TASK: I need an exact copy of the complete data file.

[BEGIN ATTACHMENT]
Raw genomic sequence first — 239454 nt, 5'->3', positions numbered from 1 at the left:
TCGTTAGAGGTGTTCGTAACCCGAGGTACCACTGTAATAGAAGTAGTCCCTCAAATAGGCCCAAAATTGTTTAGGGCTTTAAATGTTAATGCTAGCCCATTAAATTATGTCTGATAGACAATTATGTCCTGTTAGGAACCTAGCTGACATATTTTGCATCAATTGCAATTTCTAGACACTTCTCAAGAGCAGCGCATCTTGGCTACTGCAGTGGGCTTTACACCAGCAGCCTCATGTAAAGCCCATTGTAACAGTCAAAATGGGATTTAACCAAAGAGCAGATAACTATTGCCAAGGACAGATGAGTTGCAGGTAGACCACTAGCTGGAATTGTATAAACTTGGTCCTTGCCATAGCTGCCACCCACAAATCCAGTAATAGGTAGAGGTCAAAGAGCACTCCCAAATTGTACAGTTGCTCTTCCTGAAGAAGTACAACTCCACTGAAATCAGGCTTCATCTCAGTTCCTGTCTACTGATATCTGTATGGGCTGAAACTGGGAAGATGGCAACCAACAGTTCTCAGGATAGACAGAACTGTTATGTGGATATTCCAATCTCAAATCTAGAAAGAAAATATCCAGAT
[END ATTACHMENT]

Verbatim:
Raw genomic sequence first — 239454 nt, 5'->3', positions numbered from 1 at the left:
TCGTTAGAGGTGTTCGTAACCCGAGGTACCACTGTAATAGAAGTAGTCCCTCAAATAGGCCCAAAATTGTTTAGGGCTTTAAATGTTAATGCTAGCCCATTAAATTATGTCTGATAGACAATTATGTCCTGTTAGGAACCTAGCTGACATATTTTGCATCAATTGCAATTTCTAGACACTTCTCAAGAGCAGCGCATCTTGGCTACTGCAGTGGGCTTTACACCAGCAGCCTCATGTAAAGCCCATTGTAACAGTCAAAATGGGATTTAACCAAAGAGCAGATAACTATTGCCAAGGACAGATGAGTTGCAGGTAGACCACTAGCTGGAATTGTATAAACTTGGTCCTTGCCATAGCTGCCACCCACAAATCCAGTAATAGGTAGAGGTCAAAGAGCACTCCCAAATTGTACAGTTGCTCTTCCTGAAGAAGTACAACTCCACTGAAATCAGGCTTCATCTCAGTTCCTGTCTACTGATATCTGTATGGGCTGAAACTGGGAAGATGGCAACCAACAGTTCTCAGGATAGACAGAACTGTTATGTGGATATTCCAATCTCAAATCTAGAAAGAAAATATCCAGAT